Doug Luciani is the President and CEO of the Canadian Welding Bureau (CWB Group). Kandise Barron is a boilermaker welder in the GTA. They share a passion for an industry that is growing in scope, both in Canada and around the world.
Doug Luciani is the ‘triple threat’ of his industry. The son of a glass-cutter for the construction trade, he earned a mechanical engineering degree at Western University before heading to Sheridan to obtain his Business Management and Welder Fitter credentials. He also holds an MBA from Western.
Luciani puts his broad skill set to good use as President and CEO of the Canadian Welding Bureau (CWB Group), which regulates and trains welding professionals and companies throughout Canada and abroad. The CWB also works to promote the health of the industry through its Canadian Welding Association division.
With the average age of welders in Canada pushing 60, training is a critical issue, says Luciani. “We are working with high schools to return skilled trades to the curriculum across Canada and encourage more young people to enter a trade.”
In May 2015, the CWB Group launched Acorn, the first ever national end-to-end welding program in Canada. Acorn incorporates education, training, and assessment to create the skilled tradespeople Canada needs.
Welding teachers will receive training and certification needed to move this process forward. Through the development and dissemination of specialized curriculums, Acorn will also give existing welders access to cutting edge training. Read about the national welding program here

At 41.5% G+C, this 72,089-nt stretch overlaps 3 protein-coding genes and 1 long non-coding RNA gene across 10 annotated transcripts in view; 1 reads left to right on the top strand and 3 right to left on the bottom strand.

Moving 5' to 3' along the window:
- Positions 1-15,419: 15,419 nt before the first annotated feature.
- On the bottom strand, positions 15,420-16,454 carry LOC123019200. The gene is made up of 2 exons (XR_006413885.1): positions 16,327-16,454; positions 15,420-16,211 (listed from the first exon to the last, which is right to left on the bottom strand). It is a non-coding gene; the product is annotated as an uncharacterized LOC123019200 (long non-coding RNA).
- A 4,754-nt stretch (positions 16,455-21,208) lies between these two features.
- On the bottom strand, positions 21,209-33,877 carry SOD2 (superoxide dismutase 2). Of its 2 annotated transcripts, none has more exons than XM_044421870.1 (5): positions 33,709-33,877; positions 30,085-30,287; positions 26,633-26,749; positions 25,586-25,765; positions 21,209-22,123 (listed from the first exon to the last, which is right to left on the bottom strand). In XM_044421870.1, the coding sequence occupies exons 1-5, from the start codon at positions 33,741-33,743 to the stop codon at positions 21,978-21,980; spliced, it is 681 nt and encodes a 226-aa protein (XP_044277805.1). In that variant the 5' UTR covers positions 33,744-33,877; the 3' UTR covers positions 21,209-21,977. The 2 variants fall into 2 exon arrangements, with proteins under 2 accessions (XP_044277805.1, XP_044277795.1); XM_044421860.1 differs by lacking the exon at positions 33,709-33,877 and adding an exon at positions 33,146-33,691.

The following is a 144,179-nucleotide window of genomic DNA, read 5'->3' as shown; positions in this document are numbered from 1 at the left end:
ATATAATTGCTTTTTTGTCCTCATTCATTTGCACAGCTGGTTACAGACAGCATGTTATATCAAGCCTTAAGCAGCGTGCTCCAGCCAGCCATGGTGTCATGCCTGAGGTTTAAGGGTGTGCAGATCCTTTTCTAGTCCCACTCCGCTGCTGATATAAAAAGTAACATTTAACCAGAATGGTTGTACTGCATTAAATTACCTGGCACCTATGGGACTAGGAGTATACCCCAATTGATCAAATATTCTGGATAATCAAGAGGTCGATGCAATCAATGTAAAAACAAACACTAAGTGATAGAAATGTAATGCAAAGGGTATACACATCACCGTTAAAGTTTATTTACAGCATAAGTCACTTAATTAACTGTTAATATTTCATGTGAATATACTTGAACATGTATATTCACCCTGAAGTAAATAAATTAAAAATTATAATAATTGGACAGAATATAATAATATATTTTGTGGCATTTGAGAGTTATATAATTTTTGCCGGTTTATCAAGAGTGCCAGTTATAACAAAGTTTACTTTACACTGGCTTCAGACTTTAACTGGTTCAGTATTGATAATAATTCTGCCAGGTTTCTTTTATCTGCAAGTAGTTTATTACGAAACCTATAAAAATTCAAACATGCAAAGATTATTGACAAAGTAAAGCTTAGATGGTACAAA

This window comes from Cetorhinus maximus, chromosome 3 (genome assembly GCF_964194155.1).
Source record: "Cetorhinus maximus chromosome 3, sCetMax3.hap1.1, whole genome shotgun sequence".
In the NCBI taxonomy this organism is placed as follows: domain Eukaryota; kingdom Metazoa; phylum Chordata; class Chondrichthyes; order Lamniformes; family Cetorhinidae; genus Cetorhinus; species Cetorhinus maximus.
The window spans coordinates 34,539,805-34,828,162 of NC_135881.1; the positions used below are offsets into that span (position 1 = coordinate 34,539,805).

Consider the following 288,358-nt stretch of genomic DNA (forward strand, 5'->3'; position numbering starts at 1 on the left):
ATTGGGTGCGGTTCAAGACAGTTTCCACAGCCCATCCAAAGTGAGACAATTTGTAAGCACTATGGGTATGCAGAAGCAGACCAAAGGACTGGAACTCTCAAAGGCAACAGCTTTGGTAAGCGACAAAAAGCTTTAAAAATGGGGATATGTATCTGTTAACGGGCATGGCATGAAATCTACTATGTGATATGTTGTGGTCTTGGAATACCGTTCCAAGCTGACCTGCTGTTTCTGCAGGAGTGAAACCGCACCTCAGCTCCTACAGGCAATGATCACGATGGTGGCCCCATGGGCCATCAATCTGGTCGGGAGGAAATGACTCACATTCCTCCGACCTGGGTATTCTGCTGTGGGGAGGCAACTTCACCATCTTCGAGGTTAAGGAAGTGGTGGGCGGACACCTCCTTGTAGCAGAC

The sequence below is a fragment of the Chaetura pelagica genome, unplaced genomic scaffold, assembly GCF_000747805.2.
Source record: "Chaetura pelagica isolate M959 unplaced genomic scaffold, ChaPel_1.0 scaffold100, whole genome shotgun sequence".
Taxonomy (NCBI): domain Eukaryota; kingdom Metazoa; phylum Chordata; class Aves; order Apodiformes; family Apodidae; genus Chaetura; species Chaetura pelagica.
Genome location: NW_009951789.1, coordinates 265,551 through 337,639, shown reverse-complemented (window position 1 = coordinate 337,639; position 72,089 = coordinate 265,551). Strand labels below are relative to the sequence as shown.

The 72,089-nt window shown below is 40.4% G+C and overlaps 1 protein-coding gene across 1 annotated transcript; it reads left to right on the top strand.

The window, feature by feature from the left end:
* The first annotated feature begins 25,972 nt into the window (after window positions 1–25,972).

This is good news, according to Kandise Barron who was introduced to welding in high school in Whitby. She sees her chosen trade as an ideal marriage of art and technology. “Welding is like painting. You need steady hands, skill and an attention to detail. I love my job.”
As a boilermaker welder, Barron repairs and re-pipes commercial steam and hot-water boilers. Since graduating from Sheridan’s first Welding Techniques class in 2011, she has had little difficulty finding work. What’s more, as a member of the Boilermakers Union Local 128, she can work anywhere in the world.
The fact that the trades offer well-paying, transferrable jobs is certainly appealing, but landing employment is only the first step, says Barron. “Your technical knowledge may open doors but a willingness to learn, collaborate and work hard are some of the most important skills you need on the job,” says the Burlington resident who also studied in the glass program at Sheridan. “Welding is not like a production line. It’s more interactive than that.”
You will overcome any challenge with a good work ethic and desire to learn.
Luciani agrees, and adds that having a strong grasp of the science behind welding is also integral to excelling in the field. “Welders today need an understanding of automation and robotics, which have become key to the manufacturing process. It’s not enough to know how to run an arc.”
Regardless of what lies beyond the horizon for his industry, some fundamental rules for success remain the same, Luciani believes. “Never be afraid to fail. I learned my biggest lessons from my mistakes.”